Food Stamp Caseload Trends (Tables FSP 1-2). Average monthly food stamp participation in 2001 (including participants in Puerto Rico’s block grant) was 18.4 million persons. This represents a slight increase over the 2000 record-low average. Average monthly participation fell from its peak of 28.9 million in an average month in 1994 to an average of 18.2 million persons in 2000. Both in absolute numbers and as a percentage of the population, food stamp recipiency in 2000 was lower than at any point in the previous twenty years. See also Table IND 3b and Table IND 4b in Chapter II for further data on the recent decline in food stamp recipiency and participation rates.
Considerable research has demonstrated that the Food Stamp Program is responsive to economic changes, with participation increasing in times of economic downturns and decreasing in times of economic growth (see Figure FSP 1). Economic conditions alone did not explain the caseload growth in the late 1980s and early 1990s, however. A congressionally mandated study in 1990 concluded that a variety of factors contributed to this caseload growth, including expansions in Medicaid eligibility and changes in immigration laws, particularly the legalization of undocumented aliens, as well as a rise in unemployment (McConnell, 1991). Longer spells of participation also contributed to the caseload increase, according to an analysis of longitudinal data from the Survey on Income and Program Participation (Gleason, 1998).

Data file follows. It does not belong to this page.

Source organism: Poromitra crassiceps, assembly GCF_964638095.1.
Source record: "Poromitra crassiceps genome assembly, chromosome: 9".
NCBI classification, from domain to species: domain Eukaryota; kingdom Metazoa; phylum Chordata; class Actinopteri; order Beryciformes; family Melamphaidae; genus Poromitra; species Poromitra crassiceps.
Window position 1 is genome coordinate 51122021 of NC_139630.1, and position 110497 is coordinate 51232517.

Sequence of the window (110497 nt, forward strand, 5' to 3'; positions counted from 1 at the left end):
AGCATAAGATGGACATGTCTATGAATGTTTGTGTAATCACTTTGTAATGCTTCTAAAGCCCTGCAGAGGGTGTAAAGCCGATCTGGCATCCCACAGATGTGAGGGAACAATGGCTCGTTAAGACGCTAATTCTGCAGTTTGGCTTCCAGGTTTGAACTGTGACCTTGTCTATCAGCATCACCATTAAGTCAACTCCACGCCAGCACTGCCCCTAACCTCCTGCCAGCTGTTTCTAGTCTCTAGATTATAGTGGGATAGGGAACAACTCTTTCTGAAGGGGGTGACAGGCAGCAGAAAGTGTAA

Economic conditions were a significant factor in explaining the drop in food stamp caseload since 1994, according to an Economic Research Service review of recent research (ERS, 2000). Several econometric models suggest that economic variables explain between 25 and 44 percent of the decline in caseload. The full effect of the economy may be even higher, to the extent that some of the unexplained variation in the models reflects local economic conditions not captured in state-level economic variables.
Policy changes, most notably the enactment of the Personal Responsibility Act of 1996, have also contributed to the recent decline in food stamp caseload. The most direct impact was the elimination of eligibility for most legal immigrants and for many childless adults aged 18-50. Participation for these two groups fell sharply between 1994 and 1998 (Genser, 1999). In addition, changes in TANF policy may have affected food stamp participation, although these effects are less certain. Many studies of families leaving TANF cash assistance have found that many of these families leave the Food Stamp Program as well, despite appearing eligible for food stamp benefits. Econometric studies of the effects of specific changes in TANF policy, however, have found that only a small share of the decline in state food stamp caseloads was associated with waivers to AFDC policies. Increased stigma about welfare use and unintentional diversion from the Food Stamp Program may be additional factors affecting food stamp participation.
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